Echo has recently expanded its focus to look at Adverse Community Experiences. What is that, you may ask. The Adverse
Childhood Experiences Study is now almost two decades old, and it has revolutionized the way we look at physical, mental and social problems. The take-away message is that adversity has long-lasting and sometimes devastating effects on later life, but as the science shows, a safe, stable nurturing relationship with a caring adult can help children heal and build resilience.
However, no individual, and no family, exists in a vacuum. What about the toxic stresses that weigh heavily on certain communities? How does poverty, racism, forced displacement, homelessness or community violence, for example, affect the health and wellbeing of communities and the individuals who live in them?
This is the question that we will be attempting to answer in our 2017 “Changing the Paradigm” conference. Dr. Joy Degruy, author of “Post Traumatic Slave Syndrome”, has agreed to be our keynote speaker. Stay tuned for more!
In the meantime, how are we incorporating this work into what we do at Echo?
Well, unsurprisingly, community trauma and community resilience have a lot to do with strong, connected relationships – the lack or the presence thereof. Often our individual or collective trauma gets in the way of creating those relationships – we have a history that inclines us to fear and mistrust. That fear and our attempts to cope with a scary situation may have at one time actually protected us, but now maybe they no longer serve us.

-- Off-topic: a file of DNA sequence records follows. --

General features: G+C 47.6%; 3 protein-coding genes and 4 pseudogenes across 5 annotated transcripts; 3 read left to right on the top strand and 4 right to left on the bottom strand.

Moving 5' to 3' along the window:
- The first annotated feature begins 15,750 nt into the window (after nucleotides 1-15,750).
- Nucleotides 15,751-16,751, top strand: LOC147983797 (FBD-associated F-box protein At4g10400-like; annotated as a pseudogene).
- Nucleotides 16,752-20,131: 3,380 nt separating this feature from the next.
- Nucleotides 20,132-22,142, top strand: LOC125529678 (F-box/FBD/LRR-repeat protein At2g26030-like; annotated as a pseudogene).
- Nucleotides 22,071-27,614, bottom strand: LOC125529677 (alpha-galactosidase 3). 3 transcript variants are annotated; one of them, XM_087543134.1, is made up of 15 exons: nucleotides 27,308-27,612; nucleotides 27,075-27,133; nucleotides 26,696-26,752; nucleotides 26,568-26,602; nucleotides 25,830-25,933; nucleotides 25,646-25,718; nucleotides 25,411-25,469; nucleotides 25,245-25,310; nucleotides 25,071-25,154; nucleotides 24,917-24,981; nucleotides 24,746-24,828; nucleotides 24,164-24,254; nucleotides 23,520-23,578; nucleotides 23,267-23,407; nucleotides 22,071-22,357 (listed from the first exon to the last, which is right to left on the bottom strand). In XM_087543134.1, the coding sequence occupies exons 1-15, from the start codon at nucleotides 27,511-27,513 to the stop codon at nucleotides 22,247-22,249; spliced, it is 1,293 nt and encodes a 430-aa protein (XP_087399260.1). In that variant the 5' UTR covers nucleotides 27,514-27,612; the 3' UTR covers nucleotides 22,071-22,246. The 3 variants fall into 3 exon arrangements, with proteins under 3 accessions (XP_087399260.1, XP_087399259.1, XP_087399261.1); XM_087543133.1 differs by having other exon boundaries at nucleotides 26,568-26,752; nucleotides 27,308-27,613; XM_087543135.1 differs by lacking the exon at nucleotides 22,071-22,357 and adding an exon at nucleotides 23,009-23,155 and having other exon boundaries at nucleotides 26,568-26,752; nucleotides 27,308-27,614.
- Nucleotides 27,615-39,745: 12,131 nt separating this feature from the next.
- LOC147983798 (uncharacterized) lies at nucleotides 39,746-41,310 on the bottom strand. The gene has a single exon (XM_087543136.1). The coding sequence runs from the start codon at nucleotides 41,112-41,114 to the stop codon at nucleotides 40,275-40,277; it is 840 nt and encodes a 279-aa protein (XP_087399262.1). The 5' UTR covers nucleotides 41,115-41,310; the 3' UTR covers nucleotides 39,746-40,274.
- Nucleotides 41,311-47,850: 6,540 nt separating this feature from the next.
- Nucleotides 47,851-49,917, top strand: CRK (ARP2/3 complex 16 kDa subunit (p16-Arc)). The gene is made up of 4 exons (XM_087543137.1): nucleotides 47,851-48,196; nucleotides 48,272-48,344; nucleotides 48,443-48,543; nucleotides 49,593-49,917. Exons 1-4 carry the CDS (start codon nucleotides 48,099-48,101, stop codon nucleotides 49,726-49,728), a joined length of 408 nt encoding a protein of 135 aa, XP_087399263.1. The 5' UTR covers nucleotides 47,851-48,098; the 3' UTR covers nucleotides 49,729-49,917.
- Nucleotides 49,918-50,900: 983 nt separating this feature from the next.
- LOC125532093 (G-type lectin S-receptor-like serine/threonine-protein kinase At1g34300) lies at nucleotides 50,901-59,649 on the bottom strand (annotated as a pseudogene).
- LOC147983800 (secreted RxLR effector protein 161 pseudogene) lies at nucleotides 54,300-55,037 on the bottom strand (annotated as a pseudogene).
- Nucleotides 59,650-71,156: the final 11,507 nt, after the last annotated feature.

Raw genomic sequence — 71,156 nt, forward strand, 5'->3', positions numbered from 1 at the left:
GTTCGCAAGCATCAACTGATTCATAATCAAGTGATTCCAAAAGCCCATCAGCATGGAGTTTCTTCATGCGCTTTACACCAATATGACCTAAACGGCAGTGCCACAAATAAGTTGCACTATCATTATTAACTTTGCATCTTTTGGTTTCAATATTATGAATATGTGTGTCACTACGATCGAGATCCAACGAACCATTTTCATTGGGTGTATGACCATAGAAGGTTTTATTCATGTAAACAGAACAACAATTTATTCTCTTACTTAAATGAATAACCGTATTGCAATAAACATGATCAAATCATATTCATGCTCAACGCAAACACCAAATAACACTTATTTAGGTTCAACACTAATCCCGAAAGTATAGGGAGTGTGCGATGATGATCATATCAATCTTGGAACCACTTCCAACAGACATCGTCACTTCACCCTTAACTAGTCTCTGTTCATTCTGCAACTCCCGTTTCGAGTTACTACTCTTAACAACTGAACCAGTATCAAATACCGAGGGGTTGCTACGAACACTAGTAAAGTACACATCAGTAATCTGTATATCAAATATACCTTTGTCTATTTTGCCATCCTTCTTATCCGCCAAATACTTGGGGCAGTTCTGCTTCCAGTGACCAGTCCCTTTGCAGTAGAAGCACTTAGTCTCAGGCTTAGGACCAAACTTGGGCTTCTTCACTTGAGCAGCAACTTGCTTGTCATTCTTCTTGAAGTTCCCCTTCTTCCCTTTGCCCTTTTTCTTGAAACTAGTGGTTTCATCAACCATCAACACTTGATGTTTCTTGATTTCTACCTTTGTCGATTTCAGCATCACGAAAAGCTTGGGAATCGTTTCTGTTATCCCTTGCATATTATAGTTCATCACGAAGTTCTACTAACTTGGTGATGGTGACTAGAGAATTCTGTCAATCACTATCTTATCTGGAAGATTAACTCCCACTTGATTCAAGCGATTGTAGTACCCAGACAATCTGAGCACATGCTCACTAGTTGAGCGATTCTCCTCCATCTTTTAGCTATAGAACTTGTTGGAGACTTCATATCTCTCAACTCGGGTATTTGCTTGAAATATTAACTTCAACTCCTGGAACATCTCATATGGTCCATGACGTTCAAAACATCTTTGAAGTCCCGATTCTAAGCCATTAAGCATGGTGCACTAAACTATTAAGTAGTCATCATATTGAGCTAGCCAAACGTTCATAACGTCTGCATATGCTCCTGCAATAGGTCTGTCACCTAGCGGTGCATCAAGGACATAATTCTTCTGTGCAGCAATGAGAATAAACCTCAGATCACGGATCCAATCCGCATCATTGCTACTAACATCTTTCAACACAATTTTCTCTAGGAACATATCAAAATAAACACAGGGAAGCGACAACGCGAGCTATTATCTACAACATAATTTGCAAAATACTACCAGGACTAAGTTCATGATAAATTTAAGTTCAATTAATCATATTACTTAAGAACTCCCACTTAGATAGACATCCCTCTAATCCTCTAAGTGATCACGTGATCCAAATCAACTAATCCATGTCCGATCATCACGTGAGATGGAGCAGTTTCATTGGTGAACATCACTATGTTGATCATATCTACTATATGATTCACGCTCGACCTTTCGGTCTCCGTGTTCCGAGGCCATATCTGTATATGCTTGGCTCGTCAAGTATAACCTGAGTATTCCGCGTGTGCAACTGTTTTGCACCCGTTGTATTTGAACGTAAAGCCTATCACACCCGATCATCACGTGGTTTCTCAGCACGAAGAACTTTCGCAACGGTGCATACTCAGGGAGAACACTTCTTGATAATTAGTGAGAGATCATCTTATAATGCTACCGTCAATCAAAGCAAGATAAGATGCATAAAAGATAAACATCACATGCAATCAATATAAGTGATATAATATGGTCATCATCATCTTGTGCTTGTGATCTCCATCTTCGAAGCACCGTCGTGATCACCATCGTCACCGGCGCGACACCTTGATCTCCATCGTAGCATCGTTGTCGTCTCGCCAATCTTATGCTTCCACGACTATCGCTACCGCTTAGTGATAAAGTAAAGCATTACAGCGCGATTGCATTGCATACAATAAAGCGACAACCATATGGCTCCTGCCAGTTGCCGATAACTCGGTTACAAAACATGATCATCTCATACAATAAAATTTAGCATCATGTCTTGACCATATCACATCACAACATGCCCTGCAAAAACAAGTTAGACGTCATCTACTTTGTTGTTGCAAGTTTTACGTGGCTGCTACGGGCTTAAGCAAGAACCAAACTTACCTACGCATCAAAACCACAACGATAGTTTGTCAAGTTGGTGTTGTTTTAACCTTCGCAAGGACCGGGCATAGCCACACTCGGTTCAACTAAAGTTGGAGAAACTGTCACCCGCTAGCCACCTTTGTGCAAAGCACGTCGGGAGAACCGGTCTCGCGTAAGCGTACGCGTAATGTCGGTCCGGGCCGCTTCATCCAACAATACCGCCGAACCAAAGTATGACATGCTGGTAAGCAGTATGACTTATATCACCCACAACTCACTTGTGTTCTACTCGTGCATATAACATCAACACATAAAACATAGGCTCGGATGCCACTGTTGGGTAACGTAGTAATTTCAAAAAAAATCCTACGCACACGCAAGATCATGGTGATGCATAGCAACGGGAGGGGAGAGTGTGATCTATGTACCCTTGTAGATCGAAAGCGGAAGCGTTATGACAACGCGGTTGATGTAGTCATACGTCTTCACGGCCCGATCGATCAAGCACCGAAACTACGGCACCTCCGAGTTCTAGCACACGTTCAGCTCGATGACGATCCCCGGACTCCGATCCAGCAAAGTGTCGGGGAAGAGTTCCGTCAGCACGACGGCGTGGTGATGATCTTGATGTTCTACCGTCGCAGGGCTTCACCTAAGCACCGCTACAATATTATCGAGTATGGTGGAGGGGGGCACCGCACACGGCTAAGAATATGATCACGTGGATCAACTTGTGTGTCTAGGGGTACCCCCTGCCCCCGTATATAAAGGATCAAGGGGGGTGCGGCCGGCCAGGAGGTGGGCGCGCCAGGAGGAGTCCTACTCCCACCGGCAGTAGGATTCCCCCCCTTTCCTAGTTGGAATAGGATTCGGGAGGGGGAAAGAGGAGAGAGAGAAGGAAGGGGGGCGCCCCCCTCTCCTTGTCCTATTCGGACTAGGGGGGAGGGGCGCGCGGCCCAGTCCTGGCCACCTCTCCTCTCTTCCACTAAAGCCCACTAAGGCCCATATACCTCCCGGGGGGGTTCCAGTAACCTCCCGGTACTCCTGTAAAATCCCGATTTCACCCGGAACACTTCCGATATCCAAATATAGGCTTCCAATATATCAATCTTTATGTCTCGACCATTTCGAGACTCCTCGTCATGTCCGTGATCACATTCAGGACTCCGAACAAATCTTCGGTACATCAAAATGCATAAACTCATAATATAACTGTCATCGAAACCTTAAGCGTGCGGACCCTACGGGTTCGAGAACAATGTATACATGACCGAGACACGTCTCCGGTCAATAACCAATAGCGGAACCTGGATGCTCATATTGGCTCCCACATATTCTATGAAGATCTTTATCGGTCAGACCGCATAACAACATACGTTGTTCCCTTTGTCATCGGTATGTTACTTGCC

As psychologist, Darejan Javakhishvili, says in her work on displaced communities, without being able to get to the real persecutor (because they are dead, too powerful, or are in the country you fled), the ‘enemy’ is an empty frame of aggression, which freely floats around and tries to fit the first available object. The easier target is ‘the other’ – a different person or group – which results in intolerance towards different opinion, attitudes and mentality.
It takes consciousness and intent not to fall into the trap of creating enemy images. Trauma tends to polarize the mind, to group people as ‘good’ or ‘bad’, to live as if you are fighting your childhood oppressor in every person who holds a different opinion or thinks differently to you. We none of us are immune, including the proponents of trauma-informed nonviolent parenting! Diana Ayala, Co-Executive Director at Echo, has long argued that we need to try to understand the ‘dominant’ paradigm of parenting and have empathy for those who have such a hard time giving up punishment and rewards as a means of controlling behavior.
The Echo Team.